Now take a look at the places where your child spends most of his or her time. Does the school or your home have mold? Even the cleanest, neatest home can have moisture and humidity problems, which could lead to mold in the house. You will want to keep moisture levels around 50% or less so consider running an air conditioner or dehumidifier.
Poor ventilation can also contribute to mold growth, so be sure to increase air flow, especially in wet areas such as bathrooms, kitchens, and basements.
While you can make educated guesses about mold exposure, final diagnosis should be left to a doctor. If, after investigating the symptoms, risk factors, and environment, you still suspect mold exposure, contact the child’s doctor for an appointment.
Treatments for Mold ExposureIf a child has been exposed, it can be difficult to find the right treatment. But through a little guidance from your doctor and a basic knowledge of the most common forms of treatment, you will likely be able to find relief for your child.
Antihistamines, for example, are a common way to fight the symptoms of mold allergies. Antihistamines provide relief by blocking the histamines that attack the allergen, which in this case is the mold spores. Antihistamines are available in over-the-counter or prescription forms, and the difference in almost all cases is strength. You should, however, be able to find relief from an antihistamine that does not require a prescription.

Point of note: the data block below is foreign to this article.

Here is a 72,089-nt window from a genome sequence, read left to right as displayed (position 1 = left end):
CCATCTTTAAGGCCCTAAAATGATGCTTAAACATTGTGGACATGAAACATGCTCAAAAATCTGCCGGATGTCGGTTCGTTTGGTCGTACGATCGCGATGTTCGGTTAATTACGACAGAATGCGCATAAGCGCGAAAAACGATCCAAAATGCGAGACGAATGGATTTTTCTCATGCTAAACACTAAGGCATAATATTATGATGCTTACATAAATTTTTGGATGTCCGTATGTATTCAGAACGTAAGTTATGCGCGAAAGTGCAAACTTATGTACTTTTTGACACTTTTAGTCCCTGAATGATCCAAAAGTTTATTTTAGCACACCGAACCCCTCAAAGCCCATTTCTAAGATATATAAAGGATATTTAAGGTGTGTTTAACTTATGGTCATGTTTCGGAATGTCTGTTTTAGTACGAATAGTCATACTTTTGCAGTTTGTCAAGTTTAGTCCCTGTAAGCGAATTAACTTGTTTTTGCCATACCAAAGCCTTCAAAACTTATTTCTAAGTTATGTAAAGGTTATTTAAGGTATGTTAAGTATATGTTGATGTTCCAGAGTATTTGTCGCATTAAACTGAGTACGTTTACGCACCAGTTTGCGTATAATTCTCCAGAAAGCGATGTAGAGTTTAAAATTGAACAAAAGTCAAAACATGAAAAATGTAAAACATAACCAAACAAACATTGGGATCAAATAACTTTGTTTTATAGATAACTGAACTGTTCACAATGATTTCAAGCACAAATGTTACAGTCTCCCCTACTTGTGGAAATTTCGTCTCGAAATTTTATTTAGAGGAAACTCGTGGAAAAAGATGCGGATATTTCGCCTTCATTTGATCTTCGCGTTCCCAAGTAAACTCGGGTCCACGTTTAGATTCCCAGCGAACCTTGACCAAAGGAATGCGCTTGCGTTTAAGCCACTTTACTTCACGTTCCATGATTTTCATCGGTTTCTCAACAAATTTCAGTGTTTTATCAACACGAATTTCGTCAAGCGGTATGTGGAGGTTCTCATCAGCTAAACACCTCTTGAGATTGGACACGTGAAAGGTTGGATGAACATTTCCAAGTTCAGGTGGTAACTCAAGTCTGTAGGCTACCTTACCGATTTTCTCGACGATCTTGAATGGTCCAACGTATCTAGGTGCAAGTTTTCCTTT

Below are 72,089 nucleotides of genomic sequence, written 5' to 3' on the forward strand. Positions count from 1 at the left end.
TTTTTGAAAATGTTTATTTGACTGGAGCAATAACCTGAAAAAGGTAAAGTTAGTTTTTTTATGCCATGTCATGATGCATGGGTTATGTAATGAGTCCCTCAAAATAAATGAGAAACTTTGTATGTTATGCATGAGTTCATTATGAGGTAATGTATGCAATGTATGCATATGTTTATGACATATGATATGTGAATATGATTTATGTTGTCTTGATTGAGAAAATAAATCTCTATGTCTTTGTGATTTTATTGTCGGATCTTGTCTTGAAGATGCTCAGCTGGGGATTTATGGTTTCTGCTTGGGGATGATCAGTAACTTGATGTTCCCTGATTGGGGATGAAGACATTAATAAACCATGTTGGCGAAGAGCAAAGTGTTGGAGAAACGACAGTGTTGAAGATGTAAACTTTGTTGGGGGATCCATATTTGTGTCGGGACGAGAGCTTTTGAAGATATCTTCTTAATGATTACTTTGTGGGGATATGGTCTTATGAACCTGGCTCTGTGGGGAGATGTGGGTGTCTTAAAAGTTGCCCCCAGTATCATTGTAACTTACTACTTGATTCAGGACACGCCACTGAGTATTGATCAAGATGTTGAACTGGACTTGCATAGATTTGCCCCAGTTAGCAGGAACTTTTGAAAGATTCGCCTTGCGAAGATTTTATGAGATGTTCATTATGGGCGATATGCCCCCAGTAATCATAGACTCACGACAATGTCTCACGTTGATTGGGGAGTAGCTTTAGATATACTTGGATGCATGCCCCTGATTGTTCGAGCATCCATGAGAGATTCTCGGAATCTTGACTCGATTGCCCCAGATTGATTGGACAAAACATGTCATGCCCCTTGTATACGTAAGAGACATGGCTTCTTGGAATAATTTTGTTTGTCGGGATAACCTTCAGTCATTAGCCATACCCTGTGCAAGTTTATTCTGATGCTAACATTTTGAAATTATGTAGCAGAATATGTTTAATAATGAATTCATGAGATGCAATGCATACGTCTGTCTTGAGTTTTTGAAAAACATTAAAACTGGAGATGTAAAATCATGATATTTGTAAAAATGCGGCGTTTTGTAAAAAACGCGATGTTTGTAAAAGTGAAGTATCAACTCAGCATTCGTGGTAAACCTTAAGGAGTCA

Decongestants can also be used to clean up nasal passages, which can bring a lot of comfort to anyone who is having trouble with mold. Decongestants make breathing easier and can even come in the form of a nasal spray for fast-acting relief. Oral decongestants can be effective as well, and there are even high-strength prescription drugs for treating congestion.
To help with nasal problems, your doctor could recommend a nasal lavage, which is a saltwater rinse of the nasal passage. This treatment uses a specially-designed bottle to remove irritants such as mold spores from the nose.
There are also tablets called montelukast that block immune system chemicals. These are effective if mold is causing allergy problems and can also be used to treat allergic asthma.
Causes of Mold in the HomeLike all living things, mold needs food, water, and a comfortable place to live. If it has these conditions, it can thrive in areas for a long time and can reproduce at rapid rates. To fully prevent mold, it helps to understand how mold grows, survives, and thrives.